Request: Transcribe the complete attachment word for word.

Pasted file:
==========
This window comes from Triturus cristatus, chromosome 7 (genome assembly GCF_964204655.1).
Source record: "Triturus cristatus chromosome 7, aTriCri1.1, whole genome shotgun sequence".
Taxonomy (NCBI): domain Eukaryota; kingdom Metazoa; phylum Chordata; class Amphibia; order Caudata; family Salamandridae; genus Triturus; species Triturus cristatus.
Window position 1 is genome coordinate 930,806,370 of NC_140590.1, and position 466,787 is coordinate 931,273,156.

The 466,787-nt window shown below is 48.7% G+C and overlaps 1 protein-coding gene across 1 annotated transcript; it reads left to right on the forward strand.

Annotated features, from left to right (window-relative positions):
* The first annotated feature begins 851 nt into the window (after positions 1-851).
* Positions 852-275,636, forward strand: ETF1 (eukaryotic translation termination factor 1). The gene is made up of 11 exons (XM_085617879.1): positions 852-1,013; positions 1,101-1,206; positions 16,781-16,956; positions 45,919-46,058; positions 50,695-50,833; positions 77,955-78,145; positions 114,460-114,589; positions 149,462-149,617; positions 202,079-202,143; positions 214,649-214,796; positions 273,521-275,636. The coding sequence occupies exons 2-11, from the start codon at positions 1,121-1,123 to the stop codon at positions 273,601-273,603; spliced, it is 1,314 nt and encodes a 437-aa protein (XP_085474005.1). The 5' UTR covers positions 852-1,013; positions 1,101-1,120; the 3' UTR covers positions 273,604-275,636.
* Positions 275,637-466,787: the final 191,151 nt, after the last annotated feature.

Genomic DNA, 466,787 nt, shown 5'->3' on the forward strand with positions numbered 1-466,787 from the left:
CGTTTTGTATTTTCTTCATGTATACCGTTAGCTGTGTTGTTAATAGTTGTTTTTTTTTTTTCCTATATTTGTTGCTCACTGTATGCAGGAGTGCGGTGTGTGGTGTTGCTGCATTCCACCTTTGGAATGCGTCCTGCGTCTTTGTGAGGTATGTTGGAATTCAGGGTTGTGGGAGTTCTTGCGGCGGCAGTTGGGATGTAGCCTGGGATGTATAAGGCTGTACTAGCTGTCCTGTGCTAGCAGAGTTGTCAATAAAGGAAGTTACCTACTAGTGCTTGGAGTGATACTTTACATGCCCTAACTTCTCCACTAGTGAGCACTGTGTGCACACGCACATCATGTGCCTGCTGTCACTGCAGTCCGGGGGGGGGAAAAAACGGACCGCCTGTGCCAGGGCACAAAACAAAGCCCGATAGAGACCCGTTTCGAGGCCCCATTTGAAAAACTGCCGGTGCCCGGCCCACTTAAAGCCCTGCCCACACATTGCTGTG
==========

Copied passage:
This window comes from Triturus cristatus, chromosome 7 (genome assembly GCF_964204655.1).
Source record: "Triturus cristatus chromosome 7, aTriCri1.1, whole genome shotgun sequence".
Taxonomy (NCBI): domain Eukaryota; kingdom Metazoa; phylum Chordata; class Amphibia; order Caudata; family Salamandridae; genus Triturus; species Triturus cristatus.
Window position 1 is genome coordinate 930,806,370 of NC_140590.1, and position 466,787 is coordinate 931,273,156.

The 466,787-nt window shown below is 48.7% G+C and overlaps 1 protein-coding gene across 1 annotated transcript; it reads left to right on the forward strand.

Annotated features, from left to right (window-relative positions):
* The first annotated feature begins 851 nt into the window (after positions 1-851).
* Positions 852-275,636, forward strand: ETF1 (eukaryotic translation termination factor 1). The gene is made up of 11 exons (XM_085617879.1): positions 852-1,013; positions 1,101-1,206; positions 16,781-16,956; positions 45,919-46,058; positions 50,695-50,833; positions 77,955-78,145; positions 114,460-114,589; positions 149,462-149,617; positions 202,079-202,143; positions 214,649-214,796; positions 273,521-275,636. The coding sequence occupies exons 2-11, from the start codon at positions 1,121-1,123 to the stop codon at positions 273,601-273,603; spliced, it is 1,314 nt and encodes a 437-aa protein (XP_085474005.1). The 5' UTR covers positions 852-1,013; positions 1,101-1,120; the 3' UTR covers positions 273,604-275,636.
* Positions 275,637-466,787: the final 191,151 nt, after the last annotated feature.

Genomic DNA, 466,787 nt, shown 5'->3' on the forward strand with positions numbered 1-466,787 from the left:
CGTTTTGTATTTTCTTCATGTATACCGTTAGCTGTGTTGTTAATAGTTGTTTTTTTTTTTTCCTATATTTGTTGCTCACTGTATGCAGGAGTGCGGTGTGTGGTGTTGCTGCATTCCACCTTTGGAATGCGTCCTGCGTCTTTGTGAGGTATGTTGGAATTCAGGGTTGTGGGAGTTCTTGCGGCGGCAGTTGGGATGTAGCCTGGGATGTATAAGGCTGTACTAGCTGTCCTGTGCTAGCAGAGTTGTCAATAAAGGAAGTTACCTACTAGTGCTTGGAGTGATACTTTACATGCCCTAACTTCTCCACTAGTGAGCACTGTGTGCACACGCACATCATGTGCCTGCTGTCACTGCAGTCCGGGGGGGGGAAAAAACGGACCGCCTGTGCCAGGGCACAAAACAAAGCCCGATAGAGACCCGTTTCGAGGCCCCATTTGAAAAACTGCCGGTGCCCGGCCCACTTAAAGCCCTGCCCACACATTGCTGTG